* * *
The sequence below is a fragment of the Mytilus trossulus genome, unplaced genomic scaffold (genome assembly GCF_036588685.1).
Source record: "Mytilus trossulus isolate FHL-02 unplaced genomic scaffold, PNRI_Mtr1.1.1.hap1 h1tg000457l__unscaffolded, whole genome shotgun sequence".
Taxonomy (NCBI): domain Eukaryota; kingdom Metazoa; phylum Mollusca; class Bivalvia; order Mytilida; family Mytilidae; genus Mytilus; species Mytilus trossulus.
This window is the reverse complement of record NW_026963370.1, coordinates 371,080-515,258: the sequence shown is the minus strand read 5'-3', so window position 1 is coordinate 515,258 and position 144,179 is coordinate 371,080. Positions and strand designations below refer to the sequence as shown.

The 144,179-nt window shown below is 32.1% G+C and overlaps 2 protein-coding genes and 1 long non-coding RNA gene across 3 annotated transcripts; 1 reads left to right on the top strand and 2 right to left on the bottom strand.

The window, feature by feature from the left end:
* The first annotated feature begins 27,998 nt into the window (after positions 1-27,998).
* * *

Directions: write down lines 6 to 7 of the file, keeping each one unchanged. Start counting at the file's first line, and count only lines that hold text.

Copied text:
The window, feature by feature from the left end:
* The first annotated feature begins 27,998 nt into the window (after positions 1-27,998).